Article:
By Sarah Sanderson, Managing Director, TGI, Kantar Media
The past couple of years have presented a cocktail of uncertainty for consumer businesses. 2024 will not be much different – there is no let up for sales and marketing teams who will continue to be called upon to be commercial alchemists as the economy remains delicate. The challenge will be to deliver maximum impact against tightening budgets, to not only keep existing audiences but to unlock new growth.
And the key lies with research specialists – we have to support our clients to move beyond traditional broad based segmentation and focus on audience groups who are shaped in different ways by larger macro-events or life circumstances. Data remains king, but we need to be smarter about how we mine it to tease out useful insight.
Take the cost of living as an example. It’s an ongoing crisis and masses of data has been generated trying to understand how it is affecting people. But to deliver a campaign that addresses and tries to alleviate the pain points being felt by people, we need that data to yield fresh insight. One way to do this is to look at the different cohorts that have been created by the resulting financial pressures and to better understand their circumstances. We found decisive differences within same age groups, dictated by whether they had a mortgage, or were renting, or lived at home with parents.
Because exposure to the housing market and mortgages (or lack of) is such a huge factor in most homeowners’ lives, we looked at the people who are due to renew their mortgage in the next twelve months. Our Great Britain TGI consumer data reveals that those aged 35-54 are far more mindful of the wider economic climate when it comes to their spending, compared to those in the same age group who own their home outright. 70% of these mortgage renewers agree that the economic outlook heavily affects their purchasing behaviour, compared to 49% of homeowners who are mortgage-free. This huge difference will surely dictate the way the two groups spend, save and invest.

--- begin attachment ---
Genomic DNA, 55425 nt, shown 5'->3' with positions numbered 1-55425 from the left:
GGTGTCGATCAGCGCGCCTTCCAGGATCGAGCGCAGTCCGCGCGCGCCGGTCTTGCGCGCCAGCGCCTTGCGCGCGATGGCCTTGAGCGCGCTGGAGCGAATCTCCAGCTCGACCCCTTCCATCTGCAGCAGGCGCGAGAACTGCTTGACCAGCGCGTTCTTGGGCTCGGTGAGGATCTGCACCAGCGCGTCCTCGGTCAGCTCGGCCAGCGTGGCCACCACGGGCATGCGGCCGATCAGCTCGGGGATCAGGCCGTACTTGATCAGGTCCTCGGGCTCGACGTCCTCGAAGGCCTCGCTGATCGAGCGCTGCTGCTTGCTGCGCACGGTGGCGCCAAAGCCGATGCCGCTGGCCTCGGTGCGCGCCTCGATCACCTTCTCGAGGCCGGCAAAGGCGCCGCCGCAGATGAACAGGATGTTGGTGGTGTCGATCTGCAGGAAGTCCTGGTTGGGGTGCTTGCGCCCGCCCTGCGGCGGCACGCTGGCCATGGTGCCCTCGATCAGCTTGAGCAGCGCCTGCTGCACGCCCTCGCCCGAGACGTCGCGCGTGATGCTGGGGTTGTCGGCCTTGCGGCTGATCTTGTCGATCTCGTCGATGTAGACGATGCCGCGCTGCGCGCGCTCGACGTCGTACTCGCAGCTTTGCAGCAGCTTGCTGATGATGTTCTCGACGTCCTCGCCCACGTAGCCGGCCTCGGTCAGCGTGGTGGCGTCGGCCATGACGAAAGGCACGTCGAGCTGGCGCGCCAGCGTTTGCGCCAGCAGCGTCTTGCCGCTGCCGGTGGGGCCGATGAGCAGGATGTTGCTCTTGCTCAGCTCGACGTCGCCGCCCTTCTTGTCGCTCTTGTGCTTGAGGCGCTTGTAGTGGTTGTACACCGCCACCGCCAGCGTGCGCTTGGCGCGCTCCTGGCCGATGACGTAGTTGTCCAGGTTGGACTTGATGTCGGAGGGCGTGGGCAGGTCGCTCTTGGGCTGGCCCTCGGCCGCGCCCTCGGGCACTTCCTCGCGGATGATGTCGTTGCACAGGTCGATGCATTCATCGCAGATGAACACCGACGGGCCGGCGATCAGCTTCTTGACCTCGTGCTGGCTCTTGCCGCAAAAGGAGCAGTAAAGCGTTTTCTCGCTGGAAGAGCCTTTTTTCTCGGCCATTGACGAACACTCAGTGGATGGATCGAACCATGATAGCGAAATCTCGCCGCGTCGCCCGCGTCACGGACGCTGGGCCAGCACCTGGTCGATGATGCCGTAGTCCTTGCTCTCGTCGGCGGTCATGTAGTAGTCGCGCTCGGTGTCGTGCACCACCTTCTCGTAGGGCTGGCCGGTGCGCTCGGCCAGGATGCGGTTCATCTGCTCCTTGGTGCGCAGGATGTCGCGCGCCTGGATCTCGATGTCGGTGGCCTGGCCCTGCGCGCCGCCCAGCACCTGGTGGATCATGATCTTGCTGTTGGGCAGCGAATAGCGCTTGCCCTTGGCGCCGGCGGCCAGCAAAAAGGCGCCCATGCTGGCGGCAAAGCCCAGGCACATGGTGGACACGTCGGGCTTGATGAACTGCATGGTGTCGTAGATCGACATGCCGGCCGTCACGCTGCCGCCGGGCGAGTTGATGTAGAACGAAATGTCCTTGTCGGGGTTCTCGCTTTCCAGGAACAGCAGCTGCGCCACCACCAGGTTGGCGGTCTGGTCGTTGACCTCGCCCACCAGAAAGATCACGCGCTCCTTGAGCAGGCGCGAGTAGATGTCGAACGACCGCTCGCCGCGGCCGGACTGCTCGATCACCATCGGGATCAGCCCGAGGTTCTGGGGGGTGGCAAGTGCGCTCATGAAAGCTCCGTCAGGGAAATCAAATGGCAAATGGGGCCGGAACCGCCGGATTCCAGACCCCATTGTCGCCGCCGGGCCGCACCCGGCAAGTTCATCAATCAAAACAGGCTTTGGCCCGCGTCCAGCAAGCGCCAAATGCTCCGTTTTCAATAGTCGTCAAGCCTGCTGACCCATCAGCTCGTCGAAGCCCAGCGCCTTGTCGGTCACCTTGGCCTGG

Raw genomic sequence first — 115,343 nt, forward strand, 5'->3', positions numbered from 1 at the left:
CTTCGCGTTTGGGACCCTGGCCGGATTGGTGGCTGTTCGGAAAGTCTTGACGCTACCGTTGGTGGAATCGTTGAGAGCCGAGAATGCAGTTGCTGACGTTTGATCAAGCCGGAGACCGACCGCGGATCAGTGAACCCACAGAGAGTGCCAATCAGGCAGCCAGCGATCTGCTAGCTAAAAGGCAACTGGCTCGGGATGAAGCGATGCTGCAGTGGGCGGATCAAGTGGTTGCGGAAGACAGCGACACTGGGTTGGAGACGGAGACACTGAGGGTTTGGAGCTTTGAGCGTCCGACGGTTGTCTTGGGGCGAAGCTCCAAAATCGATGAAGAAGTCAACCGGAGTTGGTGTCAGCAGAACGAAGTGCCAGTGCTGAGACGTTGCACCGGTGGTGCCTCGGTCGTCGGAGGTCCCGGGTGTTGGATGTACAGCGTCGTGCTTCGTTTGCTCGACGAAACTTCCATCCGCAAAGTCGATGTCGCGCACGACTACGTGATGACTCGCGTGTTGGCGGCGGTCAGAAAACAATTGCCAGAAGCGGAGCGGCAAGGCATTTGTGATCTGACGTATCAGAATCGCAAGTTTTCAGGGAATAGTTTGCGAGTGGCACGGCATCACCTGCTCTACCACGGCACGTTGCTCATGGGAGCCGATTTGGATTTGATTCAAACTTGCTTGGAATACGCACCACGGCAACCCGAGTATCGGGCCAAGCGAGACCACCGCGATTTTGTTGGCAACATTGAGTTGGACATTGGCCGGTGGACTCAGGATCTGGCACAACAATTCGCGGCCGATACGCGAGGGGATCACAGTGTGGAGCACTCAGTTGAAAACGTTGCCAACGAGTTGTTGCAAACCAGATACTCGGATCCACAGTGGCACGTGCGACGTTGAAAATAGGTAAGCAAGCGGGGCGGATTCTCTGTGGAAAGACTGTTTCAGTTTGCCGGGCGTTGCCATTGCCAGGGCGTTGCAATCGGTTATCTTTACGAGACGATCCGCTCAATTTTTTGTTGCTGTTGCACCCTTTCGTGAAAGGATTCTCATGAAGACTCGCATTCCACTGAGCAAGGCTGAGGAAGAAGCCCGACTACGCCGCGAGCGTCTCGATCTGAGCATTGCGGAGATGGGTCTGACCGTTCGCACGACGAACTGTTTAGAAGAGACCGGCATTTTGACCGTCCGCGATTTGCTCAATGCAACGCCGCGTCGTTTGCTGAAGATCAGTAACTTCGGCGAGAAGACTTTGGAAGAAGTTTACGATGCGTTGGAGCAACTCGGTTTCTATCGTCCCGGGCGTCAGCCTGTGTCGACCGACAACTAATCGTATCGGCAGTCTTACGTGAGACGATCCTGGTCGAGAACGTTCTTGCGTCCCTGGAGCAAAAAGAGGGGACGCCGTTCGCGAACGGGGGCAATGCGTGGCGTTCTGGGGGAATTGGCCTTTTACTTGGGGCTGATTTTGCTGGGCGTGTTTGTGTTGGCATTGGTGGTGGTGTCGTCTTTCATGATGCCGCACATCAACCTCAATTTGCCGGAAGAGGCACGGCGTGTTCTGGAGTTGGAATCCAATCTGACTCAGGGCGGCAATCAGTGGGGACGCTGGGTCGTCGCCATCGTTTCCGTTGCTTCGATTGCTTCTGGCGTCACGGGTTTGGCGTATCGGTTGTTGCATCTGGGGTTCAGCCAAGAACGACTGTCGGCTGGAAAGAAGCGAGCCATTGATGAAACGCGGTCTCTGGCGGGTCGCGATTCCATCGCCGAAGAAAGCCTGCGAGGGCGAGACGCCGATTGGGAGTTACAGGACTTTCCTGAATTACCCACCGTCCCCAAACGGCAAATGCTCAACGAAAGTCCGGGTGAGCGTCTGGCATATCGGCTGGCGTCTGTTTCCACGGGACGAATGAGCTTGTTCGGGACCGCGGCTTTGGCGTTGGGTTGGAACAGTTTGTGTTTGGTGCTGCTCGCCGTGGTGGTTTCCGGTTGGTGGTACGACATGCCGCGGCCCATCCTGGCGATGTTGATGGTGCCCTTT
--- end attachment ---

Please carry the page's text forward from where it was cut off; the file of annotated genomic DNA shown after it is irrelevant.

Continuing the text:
Cutting up similar data in a different way, we found another contrast between groups’ ways of spending and saving. 40% of 21-30 year olds who are renting say they are no good at saving money, which is significantly higher than the of 33% of those in the same age group who live at home with their parents. Their ages may be similar, but these two cohorts will be decidedly different in their financial health and outlook.
These examples illustrate the gains that can be made if we skew the angle of our focus and go deeper into the subtleties of the data, to unpick people’s priorities and motivations. Rather than letting our clients go broad or wide with solely age or gender-based segmentation, we need to show them the value of taking into account additional external factors.
We also need to ensure the robustness and accuracy of the data that dictates their decisions – with tightening budgets, the margin for error is narrow. To this end, merging the richness of first-party and third-party datasets to create a clearer and more comprehensive picture of their consumer is the way forward.
The heightened economic volatility is being mirrored by rapidly evolving consumer behaviour, and it can feel hard to keep up at times. Understanding the influence of macro events on consumer audiences and what this means for impactful targeting is the way to protect business revenues. And it needs to involve nuanced, currency-grade data to tackle the challenges of 2024 head-on.